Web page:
During the 90th anniversary year of the Royal Signals’ White Helmets motorcycle display team, Pete Kelly relives every moment of a day he spent training with them at Catterick, North Yorkshire, during the summer of 1971.
Sounding like a tortured lawnmower, a penny-farthing, complete with Cyclemaster engine in the rear wheel, spluttered into view. Did I want a ride, someone asked.
It would have been a waste of time explaining that I’d never ridden an ‘ordinary’ before, never mind a motorised one, because someone was already running across for a comedy helmet and the contraption had been wheeled onto the grass – much softer than concrete after all when you fall from a 5ft-high saddle!
This wasn’t Billy Smart’s Circus, but Catterick Camp in North Yorkshire, where I was spending a day as an honorary corporal with the Royal Signals’ White Helmets motorcycle display team.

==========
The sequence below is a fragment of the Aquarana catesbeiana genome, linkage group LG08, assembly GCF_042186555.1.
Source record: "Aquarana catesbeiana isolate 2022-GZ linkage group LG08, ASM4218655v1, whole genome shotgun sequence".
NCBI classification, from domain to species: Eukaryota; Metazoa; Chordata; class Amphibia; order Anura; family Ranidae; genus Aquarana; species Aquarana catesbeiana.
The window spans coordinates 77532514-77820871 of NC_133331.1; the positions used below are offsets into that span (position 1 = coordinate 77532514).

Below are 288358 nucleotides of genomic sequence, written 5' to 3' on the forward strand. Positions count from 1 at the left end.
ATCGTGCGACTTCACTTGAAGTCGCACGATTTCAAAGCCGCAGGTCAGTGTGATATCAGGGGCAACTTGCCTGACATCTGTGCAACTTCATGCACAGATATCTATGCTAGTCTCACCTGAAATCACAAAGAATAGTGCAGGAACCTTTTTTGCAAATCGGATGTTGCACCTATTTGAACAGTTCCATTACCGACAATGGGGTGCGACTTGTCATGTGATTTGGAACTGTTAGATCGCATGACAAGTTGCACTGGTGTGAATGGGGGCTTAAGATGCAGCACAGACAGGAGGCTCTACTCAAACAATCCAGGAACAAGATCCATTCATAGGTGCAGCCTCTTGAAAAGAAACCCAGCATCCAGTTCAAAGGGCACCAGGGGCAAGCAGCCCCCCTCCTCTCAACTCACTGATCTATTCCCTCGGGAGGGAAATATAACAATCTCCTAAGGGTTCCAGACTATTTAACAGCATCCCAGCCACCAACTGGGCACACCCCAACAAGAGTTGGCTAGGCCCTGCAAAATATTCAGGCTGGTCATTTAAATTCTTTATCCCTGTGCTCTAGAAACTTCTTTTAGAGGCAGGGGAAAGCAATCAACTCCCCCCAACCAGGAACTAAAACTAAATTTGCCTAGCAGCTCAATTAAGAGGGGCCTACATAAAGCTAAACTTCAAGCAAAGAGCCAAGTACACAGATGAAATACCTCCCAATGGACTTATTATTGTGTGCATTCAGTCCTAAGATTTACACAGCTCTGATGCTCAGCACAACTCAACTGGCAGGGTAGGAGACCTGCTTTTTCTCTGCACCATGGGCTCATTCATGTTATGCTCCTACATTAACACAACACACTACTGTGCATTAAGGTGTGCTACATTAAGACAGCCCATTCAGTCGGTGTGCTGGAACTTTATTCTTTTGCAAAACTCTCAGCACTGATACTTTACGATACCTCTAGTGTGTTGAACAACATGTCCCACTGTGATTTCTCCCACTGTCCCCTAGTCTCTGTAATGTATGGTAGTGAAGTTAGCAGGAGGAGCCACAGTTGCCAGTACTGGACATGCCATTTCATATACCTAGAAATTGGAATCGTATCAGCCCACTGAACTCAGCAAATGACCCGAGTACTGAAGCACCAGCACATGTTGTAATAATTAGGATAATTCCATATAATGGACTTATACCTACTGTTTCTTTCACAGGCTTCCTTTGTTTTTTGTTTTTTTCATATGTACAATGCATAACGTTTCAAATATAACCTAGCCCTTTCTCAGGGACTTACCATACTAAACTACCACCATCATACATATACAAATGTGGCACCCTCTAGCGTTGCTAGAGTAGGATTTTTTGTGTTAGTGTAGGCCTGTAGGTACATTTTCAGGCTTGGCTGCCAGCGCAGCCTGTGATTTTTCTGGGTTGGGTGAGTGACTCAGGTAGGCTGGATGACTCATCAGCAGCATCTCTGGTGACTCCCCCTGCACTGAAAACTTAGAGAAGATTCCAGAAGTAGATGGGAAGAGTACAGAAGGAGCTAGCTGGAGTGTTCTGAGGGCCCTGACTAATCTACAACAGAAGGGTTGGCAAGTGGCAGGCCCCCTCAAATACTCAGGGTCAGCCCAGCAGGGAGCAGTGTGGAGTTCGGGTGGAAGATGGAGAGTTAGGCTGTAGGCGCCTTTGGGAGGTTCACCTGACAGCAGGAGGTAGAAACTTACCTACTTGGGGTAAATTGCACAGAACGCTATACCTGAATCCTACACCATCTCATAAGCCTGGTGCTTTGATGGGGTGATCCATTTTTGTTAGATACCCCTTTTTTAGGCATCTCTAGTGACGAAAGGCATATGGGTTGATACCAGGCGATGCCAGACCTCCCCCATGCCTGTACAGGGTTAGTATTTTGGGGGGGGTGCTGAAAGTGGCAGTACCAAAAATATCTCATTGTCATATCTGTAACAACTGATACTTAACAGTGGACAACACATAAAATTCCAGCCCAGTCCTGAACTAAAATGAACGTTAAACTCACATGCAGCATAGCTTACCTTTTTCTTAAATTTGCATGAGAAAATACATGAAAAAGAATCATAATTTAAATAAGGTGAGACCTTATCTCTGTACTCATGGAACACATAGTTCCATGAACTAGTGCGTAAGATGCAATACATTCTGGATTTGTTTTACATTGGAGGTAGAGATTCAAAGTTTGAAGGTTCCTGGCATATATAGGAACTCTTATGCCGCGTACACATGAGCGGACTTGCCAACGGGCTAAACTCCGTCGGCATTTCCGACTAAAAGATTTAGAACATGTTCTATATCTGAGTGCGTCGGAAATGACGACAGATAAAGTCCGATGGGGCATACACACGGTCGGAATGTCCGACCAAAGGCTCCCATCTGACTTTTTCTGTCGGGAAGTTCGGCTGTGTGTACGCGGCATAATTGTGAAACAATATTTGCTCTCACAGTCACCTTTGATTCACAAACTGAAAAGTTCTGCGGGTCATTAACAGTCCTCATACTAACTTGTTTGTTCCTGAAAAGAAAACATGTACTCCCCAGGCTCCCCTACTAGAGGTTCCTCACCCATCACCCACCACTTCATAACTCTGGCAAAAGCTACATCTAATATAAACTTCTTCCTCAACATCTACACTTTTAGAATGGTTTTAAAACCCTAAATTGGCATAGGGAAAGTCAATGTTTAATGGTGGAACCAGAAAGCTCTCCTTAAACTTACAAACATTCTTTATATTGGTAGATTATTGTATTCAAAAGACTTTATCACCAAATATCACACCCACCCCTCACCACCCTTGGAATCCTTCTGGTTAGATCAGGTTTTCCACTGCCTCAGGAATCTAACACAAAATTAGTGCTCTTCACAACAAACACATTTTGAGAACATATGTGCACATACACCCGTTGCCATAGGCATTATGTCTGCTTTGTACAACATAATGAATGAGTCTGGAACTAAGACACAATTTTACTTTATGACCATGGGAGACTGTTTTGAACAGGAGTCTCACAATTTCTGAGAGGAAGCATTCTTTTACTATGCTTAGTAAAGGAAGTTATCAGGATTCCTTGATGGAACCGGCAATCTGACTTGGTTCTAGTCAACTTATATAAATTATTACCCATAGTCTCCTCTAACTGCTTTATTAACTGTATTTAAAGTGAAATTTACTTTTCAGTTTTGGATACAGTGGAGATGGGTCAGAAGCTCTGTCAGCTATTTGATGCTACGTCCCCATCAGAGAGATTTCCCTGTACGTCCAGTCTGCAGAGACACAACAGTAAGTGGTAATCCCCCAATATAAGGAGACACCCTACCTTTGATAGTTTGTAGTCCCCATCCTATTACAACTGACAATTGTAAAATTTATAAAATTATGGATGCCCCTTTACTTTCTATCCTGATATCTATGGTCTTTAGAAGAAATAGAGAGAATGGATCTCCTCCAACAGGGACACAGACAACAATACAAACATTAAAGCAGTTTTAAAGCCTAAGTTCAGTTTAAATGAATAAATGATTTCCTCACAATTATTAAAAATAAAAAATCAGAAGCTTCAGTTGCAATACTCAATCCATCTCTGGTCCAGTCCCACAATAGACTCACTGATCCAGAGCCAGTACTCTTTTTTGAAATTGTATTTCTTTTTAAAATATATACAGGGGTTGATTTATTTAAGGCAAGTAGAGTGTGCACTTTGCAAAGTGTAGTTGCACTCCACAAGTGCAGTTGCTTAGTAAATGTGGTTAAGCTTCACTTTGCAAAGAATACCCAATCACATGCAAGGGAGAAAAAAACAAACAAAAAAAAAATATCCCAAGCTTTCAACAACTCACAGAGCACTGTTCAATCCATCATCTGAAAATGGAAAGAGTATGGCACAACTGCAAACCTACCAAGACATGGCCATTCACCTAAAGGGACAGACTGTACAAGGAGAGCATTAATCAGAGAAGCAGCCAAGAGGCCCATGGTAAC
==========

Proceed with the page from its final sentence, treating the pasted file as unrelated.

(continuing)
As features editor at The Northern Echo in nearby Darlington, I’d been writing a regular series of articles about ‘doing something exciting’ for that daily newspaper’s special Saturday morning weekend section.
These had already included going up in a Tiger Moth biplane on a gusty Sunday afternoon, discovering what it was like being a road racing sidecar passenger and doing aerobatics in an RAF Jet Provost trainer, and I thought that learning to be a member of the White Helmets display team would make another great subject.
The year was 1971, and I was 27 (reverse the numbers and… well, let’s not go too deeply into that!). When I phoned Captain Barry Rowe to discuss the idea, he said: “Can you ride a bike?”
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